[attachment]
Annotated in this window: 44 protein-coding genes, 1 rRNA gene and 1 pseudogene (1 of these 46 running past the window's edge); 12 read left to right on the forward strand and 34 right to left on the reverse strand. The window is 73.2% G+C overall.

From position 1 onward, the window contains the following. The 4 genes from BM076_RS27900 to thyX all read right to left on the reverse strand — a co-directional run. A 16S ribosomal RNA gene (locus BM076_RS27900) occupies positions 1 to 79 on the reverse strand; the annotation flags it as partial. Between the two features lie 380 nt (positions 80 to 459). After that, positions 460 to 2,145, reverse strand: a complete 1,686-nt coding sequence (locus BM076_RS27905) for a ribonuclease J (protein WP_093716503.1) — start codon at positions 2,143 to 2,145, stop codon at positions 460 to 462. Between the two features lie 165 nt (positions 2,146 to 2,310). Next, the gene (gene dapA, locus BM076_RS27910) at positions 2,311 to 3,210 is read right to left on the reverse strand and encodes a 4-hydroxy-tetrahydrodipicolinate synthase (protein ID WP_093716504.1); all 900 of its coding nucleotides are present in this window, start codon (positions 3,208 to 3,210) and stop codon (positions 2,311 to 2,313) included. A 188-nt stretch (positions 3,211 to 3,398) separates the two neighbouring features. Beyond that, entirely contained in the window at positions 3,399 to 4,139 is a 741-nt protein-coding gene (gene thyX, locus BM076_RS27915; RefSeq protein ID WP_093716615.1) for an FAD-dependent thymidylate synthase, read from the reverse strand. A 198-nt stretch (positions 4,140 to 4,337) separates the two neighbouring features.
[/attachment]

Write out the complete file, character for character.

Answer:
Annotated in this window: 44 protein-coding genes, 1 rRNA gene and 1 pseudogene (1 of these 46 running past the window's edge); 12 read left to right on the forward strand and 34 right to left on the reverse strand. The window is 73.2% G+C overall.

From position 1 onward, the window contains the following. The 4 genes from BM076_RS27900 to thyX all read right to left on the reverse strand — a co-directional run. A 16S ribosomal RNA gene (locus BM076_RS27900) occupies positions 1 to 79 on the reverse strand; the annotation flags it as partial. Between the two features lie 380 nt (positions 80 to 459). After that, positions 460 to 2,145, reverse strand: a complete 1,686-nt coding sequence (locus BM076_RS27905) for a ribonuclease J (protein WP_093716503.1) — start codon at positions 2,143 to 2,145, stop codon at positions 460 to 462. Between the two features lie 165 nt (positions 2,146 to 2,310). Next, the gene (gene dapA, locus BM076_RS27910) at positions 2,311 to 3,210 is read right to left on the reverse strand and encodes a 4-hydroxy-tetrahydrodipicolinate synthase (protein ID WP_093716504.1); all 900 of its coding nucleotides are present in this window, start codon (positions 3,208 to 3,210) and stop codon (positions 2,311 to 2,313) included. A 188-nt stretch (positions 3,211 to 3,398) separates the two neighbouring features. Beyond that, entirely contained in the window at positions 3,399 to 4,139 is a 741-nt protein-coding gene (gene thyX, locus BM076_RS27915; RefSeq protein ID WP_093716615.1) for an FAD-dependent thymidylate synthase, read from the reverse strand. A 198-nt stretch (positions 4,140 to 4,337) separates the two neighbouring features.